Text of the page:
FiveThirtyEight: “For the past two weeks, people at the Olympics have been losing their minds trying to collect yellow and blue plastic souvenir cups that feature the silhouetted athletes of each sport. The cups are sold only with the official Olympics beer — Skol — though many collectors are just dumping out the beer or paying full price (13 reais, or about $4) for an empty cup, several vendors confirmed.”

“But although the cups, which are an advertising product for the beer, have been hugely popular, there is little in the way of official information from the company about the collectibles, which has led to the curious situation of visitors trying to complete a set of some indeterminate number.”

“The confusion comes in part because no official marketing materials were released by Ambev, the South American distributor of Skol, stating the number of cups or how best to collect them. But the mystery has only fueled fascination, making the frenzy around the cups more happy accident than calculated guerrilla marketing.”

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Combrr: Like Uber for Beach Eats

The New York Times: “It’s called Combrr, and it will soon allow people to buy items from concession stands from their towels, avoiding lines that lately stretch clear across the (Rockaway Beach) boardwalk.”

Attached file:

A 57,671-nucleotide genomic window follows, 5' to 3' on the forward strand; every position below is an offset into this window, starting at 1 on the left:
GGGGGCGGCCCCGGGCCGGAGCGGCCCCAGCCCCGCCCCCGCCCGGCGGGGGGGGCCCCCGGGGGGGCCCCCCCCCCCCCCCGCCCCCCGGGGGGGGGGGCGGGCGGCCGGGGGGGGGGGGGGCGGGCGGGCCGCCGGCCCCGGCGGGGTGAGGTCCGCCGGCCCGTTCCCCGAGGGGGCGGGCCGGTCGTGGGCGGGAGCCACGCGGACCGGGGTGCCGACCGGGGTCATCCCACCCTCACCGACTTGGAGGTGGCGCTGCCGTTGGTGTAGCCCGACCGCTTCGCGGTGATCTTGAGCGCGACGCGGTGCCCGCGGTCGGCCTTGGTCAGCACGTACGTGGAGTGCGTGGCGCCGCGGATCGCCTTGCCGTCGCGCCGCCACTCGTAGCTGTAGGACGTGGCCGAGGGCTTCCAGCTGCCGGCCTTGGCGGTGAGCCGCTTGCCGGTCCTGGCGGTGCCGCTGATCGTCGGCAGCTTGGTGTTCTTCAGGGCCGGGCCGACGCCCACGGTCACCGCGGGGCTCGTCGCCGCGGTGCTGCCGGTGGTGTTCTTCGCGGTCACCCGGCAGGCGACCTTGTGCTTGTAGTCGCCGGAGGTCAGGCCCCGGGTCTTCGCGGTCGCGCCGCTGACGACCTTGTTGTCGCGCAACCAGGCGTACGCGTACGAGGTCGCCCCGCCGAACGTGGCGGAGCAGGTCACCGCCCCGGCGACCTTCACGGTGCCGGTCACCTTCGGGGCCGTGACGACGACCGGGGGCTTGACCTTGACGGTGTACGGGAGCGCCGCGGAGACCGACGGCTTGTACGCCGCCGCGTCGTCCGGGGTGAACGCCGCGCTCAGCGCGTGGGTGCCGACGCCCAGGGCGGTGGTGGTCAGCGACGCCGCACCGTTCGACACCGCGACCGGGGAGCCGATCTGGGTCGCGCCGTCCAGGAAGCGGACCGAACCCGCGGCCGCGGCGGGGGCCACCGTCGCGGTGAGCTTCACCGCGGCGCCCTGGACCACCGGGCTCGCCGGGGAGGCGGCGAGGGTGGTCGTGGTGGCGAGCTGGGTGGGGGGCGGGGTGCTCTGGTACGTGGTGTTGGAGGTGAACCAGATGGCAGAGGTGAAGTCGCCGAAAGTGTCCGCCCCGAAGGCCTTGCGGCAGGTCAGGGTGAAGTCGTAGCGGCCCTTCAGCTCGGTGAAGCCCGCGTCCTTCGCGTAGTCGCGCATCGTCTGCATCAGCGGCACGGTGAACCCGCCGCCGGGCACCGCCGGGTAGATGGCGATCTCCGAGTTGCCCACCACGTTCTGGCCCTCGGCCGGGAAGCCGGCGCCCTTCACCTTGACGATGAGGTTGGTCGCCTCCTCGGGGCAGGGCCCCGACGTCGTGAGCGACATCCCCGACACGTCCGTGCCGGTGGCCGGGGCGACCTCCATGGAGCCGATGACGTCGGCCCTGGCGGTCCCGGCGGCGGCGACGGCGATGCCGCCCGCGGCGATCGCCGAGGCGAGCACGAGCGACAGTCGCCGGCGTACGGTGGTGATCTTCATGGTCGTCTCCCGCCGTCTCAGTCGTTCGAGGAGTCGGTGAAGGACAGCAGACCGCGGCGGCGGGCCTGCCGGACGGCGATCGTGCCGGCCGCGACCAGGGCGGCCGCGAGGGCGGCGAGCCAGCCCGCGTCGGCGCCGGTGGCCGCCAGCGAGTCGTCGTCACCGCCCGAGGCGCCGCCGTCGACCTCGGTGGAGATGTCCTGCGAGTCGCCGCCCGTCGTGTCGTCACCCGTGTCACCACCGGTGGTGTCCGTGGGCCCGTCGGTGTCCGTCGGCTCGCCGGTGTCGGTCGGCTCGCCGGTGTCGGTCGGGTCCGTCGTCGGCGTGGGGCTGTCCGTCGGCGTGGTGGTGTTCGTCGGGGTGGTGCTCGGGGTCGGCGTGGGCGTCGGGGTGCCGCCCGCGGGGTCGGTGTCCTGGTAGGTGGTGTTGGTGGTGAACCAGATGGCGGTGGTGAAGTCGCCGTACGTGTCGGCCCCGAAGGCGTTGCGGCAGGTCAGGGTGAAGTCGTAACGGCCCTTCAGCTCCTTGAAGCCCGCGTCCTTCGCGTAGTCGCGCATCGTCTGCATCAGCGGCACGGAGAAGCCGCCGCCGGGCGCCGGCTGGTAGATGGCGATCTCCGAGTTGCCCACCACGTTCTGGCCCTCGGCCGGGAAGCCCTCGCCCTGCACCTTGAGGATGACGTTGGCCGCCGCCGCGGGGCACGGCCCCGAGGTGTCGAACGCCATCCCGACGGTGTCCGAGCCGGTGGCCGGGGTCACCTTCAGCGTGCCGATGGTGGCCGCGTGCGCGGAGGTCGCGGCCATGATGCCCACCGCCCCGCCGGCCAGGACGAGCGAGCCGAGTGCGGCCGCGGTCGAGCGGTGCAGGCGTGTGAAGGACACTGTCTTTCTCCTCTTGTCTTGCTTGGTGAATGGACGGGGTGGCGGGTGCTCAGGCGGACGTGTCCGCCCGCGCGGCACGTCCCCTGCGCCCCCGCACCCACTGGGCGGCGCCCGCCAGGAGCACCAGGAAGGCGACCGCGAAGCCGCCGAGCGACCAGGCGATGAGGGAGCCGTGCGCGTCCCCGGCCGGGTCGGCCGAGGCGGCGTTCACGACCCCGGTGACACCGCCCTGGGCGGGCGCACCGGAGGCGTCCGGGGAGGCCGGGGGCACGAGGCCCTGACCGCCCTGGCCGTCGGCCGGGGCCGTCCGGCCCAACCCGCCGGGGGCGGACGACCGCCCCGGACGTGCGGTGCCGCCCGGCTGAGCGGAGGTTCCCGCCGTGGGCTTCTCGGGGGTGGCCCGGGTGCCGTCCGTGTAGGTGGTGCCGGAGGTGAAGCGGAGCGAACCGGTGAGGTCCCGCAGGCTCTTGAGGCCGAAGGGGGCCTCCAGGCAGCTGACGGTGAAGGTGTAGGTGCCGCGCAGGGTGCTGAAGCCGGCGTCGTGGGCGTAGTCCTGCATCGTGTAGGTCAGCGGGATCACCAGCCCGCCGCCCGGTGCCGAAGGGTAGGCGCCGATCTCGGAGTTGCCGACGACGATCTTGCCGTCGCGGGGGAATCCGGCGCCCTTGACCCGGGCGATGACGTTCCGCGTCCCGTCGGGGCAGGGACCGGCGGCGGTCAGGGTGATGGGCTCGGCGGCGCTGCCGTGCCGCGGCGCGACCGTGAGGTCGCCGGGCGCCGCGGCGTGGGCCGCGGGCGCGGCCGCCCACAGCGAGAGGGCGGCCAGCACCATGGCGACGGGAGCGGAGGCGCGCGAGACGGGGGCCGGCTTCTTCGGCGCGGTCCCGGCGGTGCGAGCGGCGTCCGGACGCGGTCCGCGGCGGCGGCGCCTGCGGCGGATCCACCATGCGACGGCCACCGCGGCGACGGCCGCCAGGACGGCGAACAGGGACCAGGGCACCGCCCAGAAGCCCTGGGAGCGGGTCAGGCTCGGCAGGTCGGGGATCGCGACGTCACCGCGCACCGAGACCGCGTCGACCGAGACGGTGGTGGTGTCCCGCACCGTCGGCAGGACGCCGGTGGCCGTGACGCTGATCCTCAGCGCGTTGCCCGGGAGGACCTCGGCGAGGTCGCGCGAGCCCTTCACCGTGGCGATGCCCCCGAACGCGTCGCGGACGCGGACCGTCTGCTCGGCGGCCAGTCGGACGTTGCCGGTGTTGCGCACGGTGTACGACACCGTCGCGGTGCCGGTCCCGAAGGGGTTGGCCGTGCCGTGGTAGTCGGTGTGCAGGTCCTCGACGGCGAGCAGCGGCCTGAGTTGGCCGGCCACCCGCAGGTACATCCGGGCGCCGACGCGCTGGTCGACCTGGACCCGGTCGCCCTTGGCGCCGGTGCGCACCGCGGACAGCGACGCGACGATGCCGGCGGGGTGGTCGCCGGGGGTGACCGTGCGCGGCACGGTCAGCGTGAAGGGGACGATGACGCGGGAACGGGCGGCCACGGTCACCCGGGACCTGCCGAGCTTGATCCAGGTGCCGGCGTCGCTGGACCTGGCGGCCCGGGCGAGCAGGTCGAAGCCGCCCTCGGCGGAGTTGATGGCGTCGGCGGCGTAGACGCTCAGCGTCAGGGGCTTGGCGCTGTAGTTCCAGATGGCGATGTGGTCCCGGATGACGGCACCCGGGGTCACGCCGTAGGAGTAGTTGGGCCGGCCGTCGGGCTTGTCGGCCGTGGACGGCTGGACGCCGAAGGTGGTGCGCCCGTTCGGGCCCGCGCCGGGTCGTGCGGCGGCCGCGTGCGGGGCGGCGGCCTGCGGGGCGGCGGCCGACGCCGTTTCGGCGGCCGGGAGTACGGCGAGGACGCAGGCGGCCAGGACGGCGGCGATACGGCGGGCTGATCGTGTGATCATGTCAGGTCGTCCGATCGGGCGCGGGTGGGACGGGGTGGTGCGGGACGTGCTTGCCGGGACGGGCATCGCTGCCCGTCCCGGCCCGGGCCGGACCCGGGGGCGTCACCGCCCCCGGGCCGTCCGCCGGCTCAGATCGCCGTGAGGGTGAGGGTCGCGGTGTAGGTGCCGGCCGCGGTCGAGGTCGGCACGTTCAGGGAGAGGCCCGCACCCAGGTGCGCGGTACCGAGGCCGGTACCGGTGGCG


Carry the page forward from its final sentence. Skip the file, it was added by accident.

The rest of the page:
“Combrr works a lot like Uber: Customers drop a pin at their location. Vendors can accept or decline an order, and customers can track its progress from the app. There’s a $5 delivery fee, and the entire transaction, including the tip, is done digitally, bypassing the city’s requirement for a permit to sell items on the beach. But in addition to geolocation technology, Combrr relies on customers’ selfies and instructions. A sample note: ‘We’re wearing pink bikinis sitting under a polka-dot umbrella on 99th’.”

“The Rockaway Beach concessions, which appeared in their present artisanal incarnation in 2011, have been credited with turning the beaches into culinary hubs. So far, the seaside food scene has remained charmingly low-tech — operating out of sandy-floored bunkers and brightly painted shanties with surfboard racks … Combrr, which is free, will be available not long before the concessions close, a week after Labor Day.”

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LTO: Temptation & The Elusive McRib

The Atlantic: “Despite its list of 70-plus ingredients-—or perhaps because of it—few things galvanize the appetite of the American public like the McRib, the boneless pork-based sandwich, which briefly blooms like a spring ephemeral on McDonald’s menus before disappearing each year … In addition to being a cult favorite, the McRib is the best-known iteration of what the world of quick-service food calls limited-time offers, or LTOs.”

“In general their aim is to stoke excitement for a brand and entice customers to make an extra visit without resorting to discounts or cannibalizing their ordinary regimens … LTOs aren’t necessarily meant as a testing ground for full-time menu items; they’re meant to grab attention … Arby’s—historically known best for its roast beef sandwiches—distills its menu items through a decidedly ‘meat-centric’ prism.”